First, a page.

Author: David A. Dixon
Author: David A. Dixon
David A. Dixon informs us in his Notes to my Daughter: Living Life and avoiding Pitfalls that he commenced writing his book in April 1997, a month after his daughter Kenadi (which is pronounced Kennedy) was born. He further states that he felt his daughter was so precious that he had to create something to help her avoid many of the pitfalls in life.
The culmination is a ninety-six page tome comprising fifteen compact lessons covering some of life's “biggies” including trust in God, friendship, networking, relationships with yourself, realizing that not everything that is good for you is actually good for you, you should not love off anyone else's love, never stop growing as a person, enjoying life, financial responsibility, helping others and lending money, learn the meaning of the word “no,” anger, avoiding self-destructive behavior, learn to forgive and don't doubt yourself. Hopefully, as Dixon muses, they will sink in and work.
At first glance the book may seem too simplistic, yet herein lies its strength, and perhaps Dixon followed Henry David Thoreau's advice when he penned: “Our life is frittered away by detail. Simplify, simplify.” And that is precisely what Dixon accomplished with his reader-friendly style that is easy to grasp as he tenders pragmatic and hard-nosed advice that most young children as well as adults can readily comprehend. In addition, the format of the book has been crafted in such a way that it is not only informative but also motivational wherein readers will in all likelihood take Dixon's messages seriously to heart as they certainly are far from being foolish and thus leaving his readers with little dissent.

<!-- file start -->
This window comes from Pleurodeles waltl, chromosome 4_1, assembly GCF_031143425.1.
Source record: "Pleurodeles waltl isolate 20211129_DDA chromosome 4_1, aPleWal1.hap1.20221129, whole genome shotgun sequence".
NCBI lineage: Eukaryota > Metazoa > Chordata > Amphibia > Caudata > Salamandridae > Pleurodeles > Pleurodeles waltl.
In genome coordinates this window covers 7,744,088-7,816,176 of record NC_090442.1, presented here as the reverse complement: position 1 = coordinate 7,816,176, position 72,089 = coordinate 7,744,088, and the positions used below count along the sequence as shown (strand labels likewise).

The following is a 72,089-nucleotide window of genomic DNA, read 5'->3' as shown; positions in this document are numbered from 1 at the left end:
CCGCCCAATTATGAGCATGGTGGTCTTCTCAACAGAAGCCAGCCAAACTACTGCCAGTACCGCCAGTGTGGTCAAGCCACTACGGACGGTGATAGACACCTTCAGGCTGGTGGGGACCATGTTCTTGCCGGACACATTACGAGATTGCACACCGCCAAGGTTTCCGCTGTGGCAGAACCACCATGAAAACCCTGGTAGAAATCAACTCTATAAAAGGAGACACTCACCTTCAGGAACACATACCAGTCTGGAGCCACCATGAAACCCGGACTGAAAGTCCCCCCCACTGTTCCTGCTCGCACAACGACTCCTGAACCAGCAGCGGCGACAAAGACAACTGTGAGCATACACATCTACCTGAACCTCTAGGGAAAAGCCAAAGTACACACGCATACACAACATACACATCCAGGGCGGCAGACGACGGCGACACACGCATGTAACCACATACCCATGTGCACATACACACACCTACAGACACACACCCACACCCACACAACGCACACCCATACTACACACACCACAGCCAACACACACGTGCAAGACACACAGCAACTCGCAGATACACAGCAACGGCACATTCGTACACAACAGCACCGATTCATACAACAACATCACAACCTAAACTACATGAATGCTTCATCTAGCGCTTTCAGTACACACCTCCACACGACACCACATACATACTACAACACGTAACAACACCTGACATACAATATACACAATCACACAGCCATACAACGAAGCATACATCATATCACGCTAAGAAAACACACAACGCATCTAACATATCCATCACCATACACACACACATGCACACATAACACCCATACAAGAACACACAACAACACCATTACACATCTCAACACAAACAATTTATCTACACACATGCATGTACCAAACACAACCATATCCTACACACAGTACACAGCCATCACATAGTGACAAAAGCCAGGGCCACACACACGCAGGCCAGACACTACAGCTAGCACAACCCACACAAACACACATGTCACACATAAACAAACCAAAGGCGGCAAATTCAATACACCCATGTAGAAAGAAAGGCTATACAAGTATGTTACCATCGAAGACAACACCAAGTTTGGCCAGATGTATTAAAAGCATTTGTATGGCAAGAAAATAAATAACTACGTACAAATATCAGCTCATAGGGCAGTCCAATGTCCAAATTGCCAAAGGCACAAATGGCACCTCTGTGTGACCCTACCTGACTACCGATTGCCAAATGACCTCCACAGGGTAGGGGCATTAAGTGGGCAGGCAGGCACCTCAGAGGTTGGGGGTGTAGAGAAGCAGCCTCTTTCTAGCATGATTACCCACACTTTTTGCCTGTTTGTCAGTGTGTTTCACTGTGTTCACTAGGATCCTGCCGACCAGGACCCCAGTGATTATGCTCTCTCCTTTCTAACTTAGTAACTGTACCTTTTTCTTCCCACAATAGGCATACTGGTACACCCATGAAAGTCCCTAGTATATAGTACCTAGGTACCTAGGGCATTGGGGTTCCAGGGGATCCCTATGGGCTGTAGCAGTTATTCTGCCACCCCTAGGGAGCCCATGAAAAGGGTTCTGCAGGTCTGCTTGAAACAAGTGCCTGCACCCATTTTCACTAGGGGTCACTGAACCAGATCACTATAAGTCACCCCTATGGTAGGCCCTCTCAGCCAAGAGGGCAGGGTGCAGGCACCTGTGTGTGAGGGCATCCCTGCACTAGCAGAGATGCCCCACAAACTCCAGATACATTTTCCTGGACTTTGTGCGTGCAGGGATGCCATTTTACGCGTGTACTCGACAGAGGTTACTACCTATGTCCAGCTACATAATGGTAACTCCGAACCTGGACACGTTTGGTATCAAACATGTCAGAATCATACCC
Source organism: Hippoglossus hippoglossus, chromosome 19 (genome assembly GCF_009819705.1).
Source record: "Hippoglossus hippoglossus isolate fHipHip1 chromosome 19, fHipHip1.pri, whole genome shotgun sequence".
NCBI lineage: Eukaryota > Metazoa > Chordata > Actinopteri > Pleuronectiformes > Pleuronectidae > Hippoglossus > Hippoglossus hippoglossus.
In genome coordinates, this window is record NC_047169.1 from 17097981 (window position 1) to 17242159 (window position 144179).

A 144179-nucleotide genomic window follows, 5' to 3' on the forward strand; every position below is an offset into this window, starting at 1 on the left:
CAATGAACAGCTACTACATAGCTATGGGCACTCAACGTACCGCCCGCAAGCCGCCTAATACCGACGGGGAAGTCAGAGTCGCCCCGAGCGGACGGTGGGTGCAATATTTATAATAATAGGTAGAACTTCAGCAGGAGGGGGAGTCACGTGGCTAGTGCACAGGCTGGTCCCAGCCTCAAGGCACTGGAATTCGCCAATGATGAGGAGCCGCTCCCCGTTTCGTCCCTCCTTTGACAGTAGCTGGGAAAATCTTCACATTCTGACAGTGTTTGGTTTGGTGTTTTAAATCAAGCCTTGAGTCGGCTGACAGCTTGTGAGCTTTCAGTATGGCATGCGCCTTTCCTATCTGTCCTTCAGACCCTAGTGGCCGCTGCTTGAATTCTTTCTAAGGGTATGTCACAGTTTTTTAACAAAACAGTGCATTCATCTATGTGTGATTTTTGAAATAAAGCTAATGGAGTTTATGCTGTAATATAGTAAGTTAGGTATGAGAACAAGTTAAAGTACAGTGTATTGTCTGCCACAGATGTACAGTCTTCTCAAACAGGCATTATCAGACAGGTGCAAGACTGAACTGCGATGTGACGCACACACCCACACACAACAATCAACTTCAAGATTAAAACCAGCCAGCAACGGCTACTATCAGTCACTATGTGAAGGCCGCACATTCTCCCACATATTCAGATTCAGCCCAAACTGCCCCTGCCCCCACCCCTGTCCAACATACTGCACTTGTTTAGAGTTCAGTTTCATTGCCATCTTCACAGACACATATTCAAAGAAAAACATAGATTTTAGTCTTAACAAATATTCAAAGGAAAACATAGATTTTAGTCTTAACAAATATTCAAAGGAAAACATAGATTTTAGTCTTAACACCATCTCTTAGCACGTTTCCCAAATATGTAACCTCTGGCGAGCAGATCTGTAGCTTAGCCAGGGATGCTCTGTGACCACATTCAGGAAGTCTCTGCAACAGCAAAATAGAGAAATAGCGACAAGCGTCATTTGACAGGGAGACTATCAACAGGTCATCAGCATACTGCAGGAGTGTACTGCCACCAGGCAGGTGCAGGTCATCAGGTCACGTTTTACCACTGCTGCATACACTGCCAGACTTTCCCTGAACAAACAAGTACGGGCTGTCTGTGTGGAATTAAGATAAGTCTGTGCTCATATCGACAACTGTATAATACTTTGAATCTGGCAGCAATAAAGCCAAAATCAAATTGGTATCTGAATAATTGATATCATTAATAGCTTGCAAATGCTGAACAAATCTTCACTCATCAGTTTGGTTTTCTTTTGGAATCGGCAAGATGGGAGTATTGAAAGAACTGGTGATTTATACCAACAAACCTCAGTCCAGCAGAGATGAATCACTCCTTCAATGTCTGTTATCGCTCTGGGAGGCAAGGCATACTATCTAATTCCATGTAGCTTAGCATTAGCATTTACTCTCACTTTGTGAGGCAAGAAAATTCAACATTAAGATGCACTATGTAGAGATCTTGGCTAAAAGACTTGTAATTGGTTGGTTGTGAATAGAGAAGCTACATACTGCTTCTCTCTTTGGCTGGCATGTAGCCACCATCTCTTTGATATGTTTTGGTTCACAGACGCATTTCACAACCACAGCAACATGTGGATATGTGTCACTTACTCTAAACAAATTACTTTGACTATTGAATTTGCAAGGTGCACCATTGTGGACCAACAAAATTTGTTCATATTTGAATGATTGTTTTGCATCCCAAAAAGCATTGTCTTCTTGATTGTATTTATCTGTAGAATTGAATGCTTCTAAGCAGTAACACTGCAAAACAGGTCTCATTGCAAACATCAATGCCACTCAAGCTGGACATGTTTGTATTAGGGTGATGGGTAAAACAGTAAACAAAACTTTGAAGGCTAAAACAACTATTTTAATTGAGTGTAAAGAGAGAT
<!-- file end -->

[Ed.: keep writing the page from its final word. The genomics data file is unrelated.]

Setting the theme of every chapter is a quote contributed by Dixon or some known or unknown individual. For example, Lesson 3, The Power of Networking begins with the expression that “people make the world go round.” Dixon further elaborates in the pursuing chapter that people come into your life for a reason, a season, or a lifetime, and it is up to you to distinguish why they are there. Another example is Lesson 7, Never Stop Growing as a Person where Dixon begins by quoting Socrates who asserted: “An unexamined life is not worth living.” In the lesson that follows Dixon correctly perceives that there are three types of people in this world: 1) those who want to change and do; 2) those who don't want to change and never will; and 3) those who want you to think they have changed and have not. One of my favorite lessons is the eighth one which begins with a quote from Dr. Wayne Dyer: “The state of your life is nothing more than a reflection of your state of mind.” And as Dixon reminds us, “As we get older, it's not the things we did that we regret, it's the things we didn't do that we regret even more. Live your life so you have few regrets.” In other words, don't be the person who looks back and says I could have, would have, should have, but I didn't do anything.
No doubt, giving advice to your children is never an easy task and most children will invariably reply, “I know,” which brings to mind the song made popular by the French actor Jean Gabin entitled “ Maintenant Je Sais” (Now I know). The last stanza just about sums it all up when Gabin sings in French “ Life, love, money, friends and roses:You never know the noise nor the color of things: That's all I know! But I KNOW that...” All we can hope and pray for is that our children grow up to be respected abiding citizens and perhaps hopefully accept some of the same advice Dixon has offered to his daughter.